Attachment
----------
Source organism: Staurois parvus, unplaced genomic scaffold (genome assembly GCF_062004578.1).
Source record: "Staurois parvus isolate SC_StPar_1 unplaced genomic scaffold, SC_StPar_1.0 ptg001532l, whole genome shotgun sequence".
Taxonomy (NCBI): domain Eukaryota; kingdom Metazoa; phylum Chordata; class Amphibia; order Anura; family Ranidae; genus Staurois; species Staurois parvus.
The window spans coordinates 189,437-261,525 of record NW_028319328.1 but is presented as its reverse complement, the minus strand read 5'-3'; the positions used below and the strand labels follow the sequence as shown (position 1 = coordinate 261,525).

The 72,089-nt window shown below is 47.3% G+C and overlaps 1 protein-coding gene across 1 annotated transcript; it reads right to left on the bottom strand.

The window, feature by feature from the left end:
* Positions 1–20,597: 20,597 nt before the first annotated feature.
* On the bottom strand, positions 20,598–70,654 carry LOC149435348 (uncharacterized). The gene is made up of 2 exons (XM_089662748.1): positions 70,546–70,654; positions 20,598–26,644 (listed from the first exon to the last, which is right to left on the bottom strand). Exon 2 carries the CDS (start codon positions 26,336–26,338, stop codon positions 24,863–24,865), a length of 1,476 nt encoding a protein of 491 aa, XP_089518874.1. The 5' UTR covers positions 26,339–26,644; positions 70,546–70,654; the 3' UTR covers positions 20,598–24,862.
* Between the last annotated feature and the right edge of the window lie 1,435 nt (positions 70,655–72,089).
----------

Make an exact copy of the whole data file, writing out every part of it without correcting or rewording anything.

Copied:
Source organism: Staurois parvus, unplaced genomic scaffold (genome assembly GCF_062004578.1).
Source record: "Staurois parvus isolate SC_StPar_1 unplaced genomic scaffold, SC_StPar_1.0 ptg001532l, whole genome shotgun sequence".
Taxonomy (NCBI): domain Eukaryota; kingdom Metazoa; phylum Chordata; class Amphibia; order Anura; family Ranidae; genus Staurois; species Staurois parvus.
The window spans coordinates 189,437-261,525 of record NW_028319328.1 but is presented as its reverse complement, the minus strand read 5'-3'; the positions used below and the strand labels follow the sequence as shown (position 1 = coordinate 261,525).

The 72,089-nt window shown below is 47.3% G+C and overlaps 1 protein-coding gene across 1 annotated transcript; it reads right to left on the bottom strand.

The window, feature by feature from the left end:
* Positions 1–20,597: 20,597 nt before the first annotated feature.
* On the bottom strand, positions 20,598–70,654 carry LOC149435348 (uncharacterized). The gene is made up of 2 exons (XM_089662748.1): positions 70,546–70,654; positions 20,598–26,644 (listed from the first exon to the last, which is right to left on the bottom strand). Exon 2 carries the CDS (start codon positions 26,336–26,338, stop codon positions 24,863–24,865), a length of 1,476 nt encoding a protein of 491 aa, XP_089518874.1. The 5' UTR covers positions 26,339–26,644; positions 70,546–70,654; the 3' UTR covers positions 20,598–24,862.
* Between the last annotated feature and the right edge of the window lie 1,435 nt (positions 70,655–72,089).